One of the (many) columns I never reposted to the blog was written in 2008 and it was about garlic. And various other things (like sex), but mostly garlic. A conversation on twitter today led me to seek it out.
(This is an unedited version – the published version appears to have disappeared from their website)

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The consumption of onions and garlic (and others among the delicious consolations that make human life worth living) was just one of the many things a large number of my ancestors seem to have been against.

In India, a number of religious groups disapprove of onions and garlic. These are supposed to be Rajasic foods, clouding the mind with passion and making it harder to concentrate on spiritual matters. A related explanation I’ve seen used in various quarters is that these foods enhance the libido. I find this baffling – surely onion-y, garlicky breath is a turn off? – but supposing it to be true, the hostility is understandable. Few people would meditate when there were enhanced libidos to be taken care of.

The writers of scripture (and more recently, well known dieticians) express themselves even more strongly on the subjects of meat and alcohol. Had America been discovered at the time when these scriptures were written, doubtless potatoes and chocolate would have been found to be objectionable too.

Of course, this idea that you are what you eat is not limited to the subcontinent alone. In 1800s America, similar beliefs led to two major culinary revolutions. An early campaigner for diet reform was one Sylvester Graham. Like all great reformers, Graham seems to have taken an active interest in the private lives of his fellow men; particularly their sex lives. Being of the belief that any form of excitement was unhealthy and that animal-based products created lust, Graham advocated vegetarianism, sexual abstinence (he believed that masturbation led to blindness and insanity) and (his one good idea) frequent bathing. He also invented the Graham cracker, the most boring biscuit in existence and thus a stalwart foot soldier in the war against sexual gratification.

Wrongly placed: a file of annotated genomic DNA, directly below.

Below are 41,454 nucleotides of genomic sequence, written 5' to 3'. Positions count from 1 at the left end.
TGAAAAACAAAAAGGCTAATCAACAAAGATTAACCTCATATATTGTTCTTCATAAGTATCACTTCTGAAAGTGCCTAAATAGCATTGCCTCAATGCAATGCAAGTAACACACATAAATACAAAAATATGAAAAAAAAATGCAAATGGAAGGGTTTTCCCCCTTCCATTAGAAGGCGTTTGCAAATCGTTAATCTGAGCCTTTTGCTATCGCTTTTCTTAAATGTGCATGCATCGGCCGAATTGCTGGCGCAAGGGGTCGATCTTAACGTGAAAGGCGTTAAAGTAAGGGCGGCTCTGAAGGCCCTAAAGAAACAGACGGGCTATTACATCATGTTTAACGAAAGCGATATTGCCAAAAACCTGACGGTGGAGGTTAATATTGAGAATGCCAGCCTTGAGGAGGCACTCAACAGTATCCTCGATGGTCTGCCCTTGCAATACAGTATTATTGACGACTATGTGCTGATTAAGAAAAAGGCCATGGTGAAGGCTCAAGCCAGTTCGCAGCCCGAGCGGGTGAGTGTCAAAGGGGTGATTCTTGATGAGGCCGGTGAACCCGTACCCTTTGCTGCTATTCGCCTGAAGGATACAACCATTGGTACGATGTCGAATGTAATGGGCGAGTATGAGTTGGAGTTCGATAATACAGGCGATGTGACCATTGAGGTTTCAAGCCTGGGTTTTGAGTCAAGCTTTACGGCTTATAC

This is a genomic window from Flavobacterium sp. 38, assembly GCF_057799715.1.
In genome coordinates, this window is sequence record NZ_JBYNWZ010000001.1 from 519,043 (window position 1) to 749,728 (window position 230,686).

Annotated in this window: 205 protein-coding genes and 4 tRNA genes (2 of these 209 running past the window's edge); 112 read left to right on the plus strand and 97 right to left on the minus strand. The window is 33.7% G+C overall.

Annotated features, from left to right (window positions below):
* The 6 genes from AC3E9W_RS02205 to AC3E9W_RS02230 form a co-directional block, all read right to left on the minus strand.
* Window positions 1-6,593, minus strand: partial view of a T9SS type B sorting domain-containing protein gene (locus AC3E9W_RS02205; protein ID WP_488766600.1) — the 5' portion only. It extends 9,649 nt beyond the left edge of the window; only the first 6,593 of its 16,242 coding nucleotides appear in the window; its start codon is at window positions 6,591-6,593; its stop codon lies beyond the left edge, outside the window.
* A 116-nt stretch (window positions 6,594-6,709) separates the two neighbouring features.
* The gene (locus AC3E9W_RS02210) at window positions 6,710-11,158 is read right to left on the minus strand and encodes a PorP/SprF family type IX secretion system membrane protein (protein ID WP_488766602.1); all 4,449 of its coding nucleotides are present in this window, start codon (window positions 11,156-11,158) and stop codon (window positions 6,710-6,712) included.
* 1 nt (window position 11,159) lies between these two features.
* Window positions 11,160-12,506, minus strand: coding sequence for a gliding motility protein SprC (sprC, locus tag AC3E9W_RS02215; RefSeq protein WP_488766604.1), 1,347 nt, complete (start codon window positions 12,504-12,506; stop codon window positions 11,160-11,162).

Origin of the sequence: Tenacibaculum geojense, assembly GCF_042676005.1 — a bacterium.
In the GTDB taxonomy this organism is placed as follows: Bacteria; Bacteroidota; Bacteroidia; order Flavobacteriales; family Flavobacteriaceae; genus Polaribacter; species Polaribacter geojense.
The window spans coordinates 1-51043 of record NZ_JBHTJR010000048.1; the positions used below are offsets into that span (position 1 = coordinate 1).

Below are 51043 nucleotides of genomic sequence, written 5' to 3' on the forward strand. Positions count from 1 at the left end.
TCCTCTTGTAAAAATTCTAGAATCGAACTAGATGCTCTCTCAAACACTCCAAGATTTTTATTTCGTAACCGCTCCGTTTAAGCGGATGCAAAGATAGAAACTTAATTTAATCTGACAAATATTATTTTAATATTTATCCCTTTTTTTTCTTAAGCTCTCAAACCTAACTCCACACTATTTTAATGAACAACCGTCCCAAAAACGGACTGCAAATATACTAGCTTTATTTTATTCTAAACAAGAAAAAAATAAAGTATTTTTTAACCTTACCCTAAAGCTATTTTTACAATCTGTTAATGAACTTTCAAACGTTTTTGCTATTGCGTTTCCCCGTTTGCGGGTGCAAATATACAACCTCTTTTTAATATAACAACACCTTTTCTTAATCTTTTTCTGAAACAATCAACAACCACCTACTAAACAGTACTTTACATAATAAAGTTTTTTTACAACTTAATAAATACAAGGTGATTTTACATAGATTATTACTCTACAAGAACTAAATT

But as influential as Graham crackers were to become, Sylvester Graham was only preparing the way for a greater man who would one day overshadow him. That man was John Harvey Kellogg.

Like Graham, Kellogg was a fan of vegetarianism and abstinence, and against exciting food and sex. He even wrote a book, titled Plain Facts About Sexual Life (the title was later changed to Plain Facts for Old and Young) to support his views. He and his wife occupied separate bedrooms for the forty years of their marriage. Clearly he practiced what he preached.

What Kellogg is really known for is the invention of the cornflake along with his brother W.K (Will Keith) Kellogg. The cornflake at the time was a healthy, whole grain product that was unlikely to encourage any unwanted desires. In later years the humble cornflake would take on new and startling forms and a number of exotic flavours, but the Kellogg brothers actually argued in 1906 over the necessity of adding sugar to the basic recipe – presumably John thought it would be too exciting for the consumers. A century later, there’s certainly sugar in most breakfast cereals, so it seems that W.K had the right idea.

Religious scripture remains silent on the subject of cornflakes, while continuing to shake its head disapprovingly at onions and garlic. So for now I think my breakfast, however sugared, is safe.

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Srividya Natarajan’s 2006 novel No Onions Nor Garlic plays with the Shakespeare quote above – it’s a satire about TamBrahms staging a more Hindu Midsummer Night’s Dream in Madras. It is excellent.
Also I’d like to think my ability to write 500 word columns has improved over the last few years.
September 19, 2011

Totally serious non-frivolous blog-usage

 

Apparently there is now a play titled Ganesh vs the Third Reich, premiering later this month. Unsurprisingly Rajan Zed is outraged. All this is irrelevant, except to link you to this Hindustan Times article about it, in the comments of which may be found this gem (copied here because some people are claiming it’s disappeared from the newspaper’s site):

DILIP 48 minutes ago
Well it is a well documneted historical fact that doctrine of the Third Reich, did steal prsitine divine inspiration from the vedas, Ramayna and Mahabharata. The space technology, misslies and the atomic weapon concept was pilfered staright out of Mahabharat and other vedas.Hitler converted to vegetarian having convinced himself of its virtues and scientific benefits after reading the vedas.Intellectual Germans did drive many inspirations and ideas that enable at one stage in the 20th Century, the Greatest military and economic power, in this context we must assess the attributes, virtues and strength of hinduism and very advanced knowledge based science and technology. WE must not get distracted by some stupid namby pambies, of lefty fanatic persusaion trying to push their grotesque agenda.
Indeed.